The programme for the inter-disciplinary workshop on ‘Subsidiarity in Global Governance’, which I am convening, with Markus Jachtenfuchs, on 19 & 20 June 2014 at the Hertie School of Governance in Berlin is now available here: Subsidiarity 2014- Program 2014-06-04. The idea of the workshop is below. Anybody interested in attending please contact Andrea Derichs at firstname.lastname@example.org.
Global governance is more influential than ever, but it is also under ever greater challenge. It reaches deep into domestic politics and law in a growing number of issue areas, and public discourses increasingly reflect this fact. As a result, the relationship of different layers of law and politics has gained greater salience. Global governance is not necessarily a solution any more but also a problem; as domestic contestation of global governance is growing, questions about the appropriate site of decision-making on issues with transboundary impact have become central.
One of the most common frames for these questions, both analytically and normatively, is the notion of ‘subsidiarity’. Subsidiarity is commonly seen to have at its core the principle that decisions ought to be taken at the lowest institutional level unless there are good reasons to shift them upwards. Views on what qualifies as such ‘good reasons’ differ – greater efficiency, respect for principles of justice, or the realization of cosmopolitan democracy are among the candidates. Yet the key presumption of lower-level decision-making appears as an attractive starting point for thinking about, and designing, the vertical distribution of powers in global governance – it reflects the idea that self-government is typically more meaningful on a smaller scale, and it requires any upscaling of powers to be guided by principle rather than mere political fact.
However, the conditions for subsidiarity in the international system are different from the domestic context: there is no strong central government against which subsidiarity could be evoked but often weak institutions with a low problem-solving capacity. Strengthening subsidiarity might thus strengthen national sovereignty and weaken governance, justice and democratic accountability at the global or regional level. Finally, subsidiarity at work may be difficult to identify because actors do not directly refer to it but only struggle over its key element – that power should only be exercised at a higher level if there are good reasons for it.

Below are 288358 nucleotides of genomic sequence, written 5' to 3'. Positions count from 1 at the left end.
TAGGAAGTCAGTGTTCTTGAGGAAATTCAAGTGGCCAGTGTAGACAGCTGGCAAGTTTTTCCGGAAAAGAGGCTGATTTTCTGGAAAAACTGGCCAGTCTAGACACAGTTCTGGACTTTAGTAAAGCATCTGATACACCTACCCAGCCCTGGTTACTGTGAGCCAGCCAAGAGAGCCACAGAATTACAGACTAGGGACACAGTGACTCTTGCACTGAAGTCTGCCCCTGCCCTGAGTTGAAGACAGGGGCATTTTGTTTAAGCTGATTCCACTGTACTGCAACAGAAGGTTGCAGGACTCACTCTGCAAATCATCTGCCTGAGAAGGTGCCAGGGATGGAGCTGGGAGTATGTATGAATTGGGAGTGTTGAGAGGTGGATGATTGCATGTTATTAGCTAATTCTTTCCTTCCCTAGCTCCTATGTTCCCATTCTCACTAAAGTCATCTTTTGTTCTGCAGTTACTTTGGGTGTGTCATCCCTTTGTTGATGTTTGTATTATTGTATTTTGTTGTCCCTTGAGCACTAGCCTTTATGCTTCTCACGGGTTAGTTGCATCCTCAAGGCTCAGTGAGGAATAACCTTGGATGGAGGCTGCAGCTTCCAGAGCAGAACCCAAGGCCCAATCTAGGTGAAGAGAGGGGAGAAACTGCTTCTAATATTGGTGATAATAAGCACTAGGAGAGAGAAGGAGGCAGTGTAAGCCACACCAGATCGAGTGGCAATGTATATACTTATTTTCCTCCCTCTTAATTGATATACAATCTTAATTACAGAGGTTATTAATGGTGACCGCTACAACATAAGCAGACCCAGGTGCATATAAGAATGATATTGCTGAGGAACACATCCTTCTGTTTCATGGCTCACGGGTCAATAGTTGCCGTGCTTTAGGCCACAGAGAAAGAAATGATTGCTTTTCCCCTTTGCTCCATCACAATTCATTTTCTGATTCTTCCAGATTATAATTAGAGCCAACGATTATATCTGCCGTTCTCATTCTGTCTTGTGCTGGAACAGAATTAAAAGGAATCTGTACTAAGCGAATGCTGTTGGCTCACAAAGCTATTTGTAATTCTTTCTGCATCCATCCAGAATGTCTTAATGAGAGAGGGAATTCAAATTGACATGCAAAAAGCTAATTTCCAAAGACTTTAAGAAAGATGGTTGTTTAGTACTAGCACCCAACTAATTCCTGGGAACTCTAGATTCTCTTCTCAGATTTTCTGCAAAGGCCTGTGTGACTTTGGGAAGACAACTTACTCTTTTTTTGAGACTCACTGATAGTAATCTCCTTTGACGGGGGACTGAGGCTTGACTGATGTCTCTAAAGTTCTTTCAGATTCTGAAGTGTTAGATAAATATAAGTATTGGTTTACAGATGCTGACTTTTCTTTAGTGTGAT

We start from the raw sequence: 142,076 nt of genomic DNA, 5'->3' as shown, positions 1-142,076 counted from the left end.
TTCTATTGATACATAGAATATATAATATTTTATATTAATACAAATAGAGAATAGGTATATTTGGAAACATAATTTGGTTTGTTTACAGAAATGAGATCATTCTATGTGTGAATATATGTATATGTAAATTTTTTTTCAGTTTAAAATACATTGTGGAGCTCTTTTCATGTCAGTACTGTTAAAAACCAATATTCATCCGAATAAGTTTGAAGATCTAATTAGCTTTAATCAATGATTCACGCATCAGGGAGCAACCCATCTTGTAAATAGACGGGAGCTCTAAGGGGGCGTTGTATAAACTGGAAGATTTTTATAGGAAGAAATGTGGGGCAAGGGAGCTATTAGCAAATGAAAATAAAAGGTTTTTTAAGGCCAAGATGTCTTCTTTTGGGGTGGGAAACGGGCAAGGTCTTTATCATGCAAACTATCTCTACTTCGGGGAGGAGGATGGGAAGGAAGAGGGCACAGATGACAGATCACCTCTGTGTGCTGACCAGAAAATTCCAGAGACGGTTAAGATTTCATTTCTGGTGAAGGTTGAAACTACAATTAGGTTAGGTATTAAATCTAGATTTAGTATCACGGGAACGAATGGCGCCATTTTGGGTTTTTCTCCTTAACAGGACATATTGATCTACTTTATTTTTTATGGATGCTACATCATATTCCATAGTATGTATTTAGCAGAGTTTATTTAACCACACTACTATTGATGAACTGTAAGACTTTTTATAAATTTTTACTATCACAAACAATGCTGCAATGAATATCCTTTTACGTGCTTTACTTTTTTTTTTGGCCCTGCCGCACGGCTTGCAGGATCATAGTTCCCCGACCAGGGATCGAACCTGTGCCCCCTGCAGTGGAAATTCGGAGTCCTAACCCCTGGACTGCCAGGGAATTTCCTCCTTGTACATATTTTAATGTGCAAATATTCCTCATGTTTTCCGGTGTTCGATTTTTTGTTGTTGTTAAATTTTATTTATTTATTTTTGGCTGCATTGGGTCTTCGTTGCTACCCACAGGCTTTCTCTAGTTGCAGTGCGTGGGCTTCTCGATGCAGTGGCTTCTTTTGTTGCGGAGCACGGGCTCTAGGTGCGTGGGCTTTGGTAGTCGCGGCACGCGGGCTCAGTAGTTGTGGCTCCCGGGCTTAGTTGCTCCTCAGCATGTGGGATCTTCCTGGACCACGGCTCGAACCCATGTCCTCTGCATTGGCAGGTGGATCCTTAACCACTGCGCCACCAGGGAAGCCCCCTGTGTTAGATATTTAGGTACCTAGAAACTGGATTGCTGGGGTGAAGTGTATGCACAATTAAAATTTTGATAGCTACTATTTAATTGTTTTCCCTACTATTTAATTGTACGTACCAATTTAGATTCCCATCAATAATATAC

Against this backdrop, in this workshop we are primarily interested in four questions relating to subsidiarity: To what extent can we identify subsidiarity as a guiding principle of global governance and law? Is it normatively more attractive than potential alternative principles for the distribution of powers? What are the potential and limitations of subsidiarity as a guideline and constraint for political action in the global realm? How is subsidiarity used in discourses and processes of contestation about vertical power-sharing in global governance and law?
The workshop brings together around twenty scholars of law, politics and political theory for an in-depth, two-day exploration of these themes.